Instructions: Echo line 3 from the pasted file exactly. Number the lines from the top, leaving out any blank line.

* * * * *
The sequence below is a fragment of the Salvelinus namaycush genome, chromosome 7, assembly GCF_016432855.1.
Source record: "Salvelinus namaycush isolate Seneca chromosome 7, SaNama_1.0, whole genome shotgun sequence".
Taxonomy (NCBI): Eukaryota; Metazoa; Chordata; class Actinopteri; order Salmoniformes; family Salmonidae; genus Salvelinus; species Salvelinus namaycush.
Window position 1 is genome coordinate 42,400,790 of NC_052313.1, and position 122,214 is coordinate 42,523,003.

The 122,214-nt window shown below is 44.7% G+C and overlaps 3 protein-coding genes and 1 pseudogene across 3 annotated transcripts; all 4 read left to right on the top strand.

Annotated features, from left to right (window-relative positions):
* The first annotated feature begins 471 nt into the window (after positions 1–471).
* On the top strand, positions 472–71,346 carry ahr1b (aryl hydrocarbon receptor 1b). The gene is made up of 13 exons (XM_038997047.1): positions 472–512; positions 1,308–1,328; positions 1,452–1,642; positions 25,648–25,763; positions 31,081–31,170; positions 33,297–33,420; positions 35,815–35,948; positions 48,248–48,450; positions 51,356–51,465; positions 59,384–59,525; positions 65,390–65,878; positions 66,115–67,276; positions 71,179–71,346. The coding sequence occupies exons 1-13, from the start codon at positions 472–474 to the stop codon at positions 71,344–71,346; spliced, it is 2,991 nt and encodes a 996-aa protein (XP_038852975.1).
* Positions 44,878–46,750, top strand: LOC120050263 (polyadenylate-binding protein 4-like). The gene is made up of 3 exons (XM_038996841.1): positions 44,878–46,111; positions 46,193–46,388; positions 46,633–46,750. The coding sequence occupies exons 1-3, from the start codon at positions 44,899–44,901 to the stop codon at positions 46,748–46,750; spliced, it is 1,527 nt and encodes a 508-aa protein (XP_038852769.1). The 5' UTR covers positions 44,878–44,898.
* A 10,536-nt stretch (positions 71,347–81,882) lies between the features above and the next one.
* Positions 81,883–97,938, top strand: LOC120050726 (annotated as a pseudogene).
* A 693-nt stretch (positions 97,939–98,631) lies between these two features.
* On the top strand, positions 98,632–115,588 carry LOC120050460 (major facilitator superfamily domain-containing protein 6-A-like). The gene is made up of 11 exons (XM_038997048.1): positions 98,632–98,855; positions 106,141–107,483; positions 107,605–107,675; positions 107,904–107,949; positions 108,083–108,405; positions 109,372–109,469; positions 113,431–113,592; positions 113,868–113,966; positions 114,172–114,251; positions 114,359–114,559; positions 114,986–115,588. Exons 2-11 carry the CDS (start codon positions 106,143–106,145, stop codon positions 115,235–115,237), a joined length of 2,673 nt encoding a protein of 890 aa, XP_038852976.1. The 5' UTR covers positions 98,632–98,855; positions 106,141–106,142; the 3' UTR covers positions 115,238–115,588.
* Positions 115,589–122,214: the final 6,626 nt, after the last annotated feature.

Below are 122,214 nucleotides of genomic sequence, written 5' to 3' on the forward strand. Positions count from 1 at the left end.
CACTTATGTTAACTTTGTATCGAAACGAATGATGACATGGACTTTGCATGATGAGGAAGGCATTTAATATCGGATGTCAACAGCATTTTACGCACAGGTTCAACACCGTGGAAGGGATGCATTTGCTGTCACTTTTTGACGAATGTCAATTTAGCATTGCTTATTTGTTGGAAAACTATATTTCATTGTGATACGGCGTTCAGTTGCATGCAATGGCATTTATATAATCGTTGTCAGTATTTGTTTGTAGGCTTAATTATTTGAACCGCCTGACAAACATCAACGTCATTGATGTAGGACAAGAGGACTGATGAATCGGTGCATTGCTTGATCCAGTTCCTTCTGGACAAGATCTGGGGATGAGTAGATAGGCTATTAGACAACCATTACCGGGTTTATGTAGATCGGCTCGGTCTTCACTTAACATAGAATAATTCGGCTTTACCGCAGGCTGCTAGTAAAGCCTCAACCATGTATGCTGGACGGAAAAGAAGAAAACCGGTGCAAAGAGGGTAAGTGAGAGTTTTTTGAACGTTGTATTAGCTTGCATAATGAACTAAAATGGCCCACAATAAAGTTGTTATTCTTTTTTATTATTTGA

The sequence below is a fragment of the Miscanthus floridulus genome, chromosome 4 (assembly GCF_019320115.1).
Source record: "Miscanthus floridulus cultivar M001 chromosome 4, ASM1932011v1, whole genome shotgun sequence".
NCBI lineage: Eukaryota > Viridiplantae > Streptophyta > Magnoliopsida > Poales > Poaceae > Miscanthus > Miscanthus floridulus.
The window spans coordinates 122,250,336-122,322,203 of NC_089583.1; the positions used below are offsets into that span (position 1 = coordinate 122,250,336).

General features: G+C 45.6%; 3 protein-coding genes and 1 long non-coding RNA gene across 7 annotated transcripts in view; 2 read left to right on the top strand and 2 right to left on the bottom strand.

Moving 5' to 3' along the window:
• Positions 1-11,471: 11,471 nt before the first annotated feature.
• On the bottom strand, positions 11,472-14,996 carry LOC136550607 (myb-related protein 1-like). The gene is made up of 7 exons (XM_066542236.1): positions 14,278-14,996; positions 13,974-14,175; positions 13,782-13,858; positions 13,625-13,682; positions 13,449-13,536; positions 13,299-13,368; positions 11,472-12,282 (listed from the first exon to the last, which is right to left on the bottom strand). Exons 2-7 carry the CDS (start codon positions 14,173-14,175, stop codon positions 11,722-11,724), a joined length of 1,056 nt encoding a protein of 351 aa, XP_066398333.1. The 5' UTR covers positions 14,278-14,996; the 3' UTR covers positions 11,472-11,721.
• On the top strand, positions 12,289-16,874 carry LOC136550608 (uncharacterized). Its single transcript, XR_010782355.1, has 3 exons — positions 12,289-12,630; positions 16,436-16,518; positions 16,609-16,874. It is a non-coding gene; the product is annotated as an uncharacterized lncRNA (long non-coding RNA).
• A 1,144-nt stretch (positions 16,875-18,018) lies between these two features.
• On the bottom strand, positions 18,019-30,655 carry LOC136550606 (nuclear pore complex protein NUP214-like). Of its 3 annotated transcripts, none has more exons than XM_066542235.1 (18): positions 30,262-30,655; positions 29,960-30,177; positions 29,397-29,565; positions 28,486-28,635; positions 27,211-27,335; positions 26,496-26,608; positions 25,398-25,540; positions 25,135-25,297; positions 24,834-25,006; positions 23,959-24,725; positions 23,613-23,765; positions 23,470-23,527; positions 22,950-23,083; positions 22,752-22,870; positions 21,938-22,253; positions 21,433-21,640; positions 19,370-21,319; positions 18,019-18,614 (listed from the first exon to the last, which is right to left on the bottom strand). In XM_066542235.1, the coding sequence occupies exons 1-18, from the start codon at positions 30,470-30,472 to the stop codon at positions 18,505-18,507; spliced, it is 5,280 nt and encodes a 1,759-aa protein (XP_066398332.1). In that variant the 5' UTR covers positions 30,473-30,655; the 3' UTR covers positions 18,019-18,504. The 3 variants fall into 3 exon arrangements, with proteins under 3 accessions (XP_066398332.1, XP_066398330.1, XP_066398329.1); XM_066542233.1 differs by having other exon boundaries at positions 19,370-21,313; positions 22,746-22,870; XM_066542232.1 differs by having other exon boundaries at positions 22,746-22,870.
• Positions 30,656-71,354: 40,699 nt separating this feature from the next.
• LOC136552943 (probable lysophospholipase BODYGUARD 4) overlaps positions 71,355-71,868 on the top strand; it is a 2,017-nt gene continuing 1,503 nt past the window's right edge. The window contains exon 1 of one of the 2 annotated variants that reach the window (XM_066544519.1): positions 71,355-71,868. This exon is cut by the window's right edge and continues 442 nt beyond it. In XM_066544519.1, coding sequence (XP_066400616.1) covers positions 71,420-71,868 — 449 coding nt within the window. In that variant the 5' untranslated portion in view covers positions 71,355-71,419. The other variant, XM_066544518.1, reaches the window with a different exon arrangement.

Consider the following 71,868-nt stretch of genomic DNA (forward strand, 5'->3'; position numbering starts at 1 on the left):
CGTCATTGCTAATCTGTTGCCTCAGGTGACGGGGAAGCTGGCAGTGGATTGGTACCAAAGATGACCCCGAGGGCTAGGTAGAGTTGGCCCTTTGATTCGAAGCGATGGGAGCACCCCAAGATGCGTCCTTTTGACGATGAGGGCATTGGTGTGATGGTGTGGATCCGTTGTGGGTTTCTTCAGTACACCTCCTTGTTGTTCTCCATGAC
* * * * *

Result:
Taxonomy (NCBI): Eukaryota; Metazoa; Chordata; class Actinopteri; order Salmoniformes; family Salmonidae; genus Salvelinus; species Salvelinus namaycush.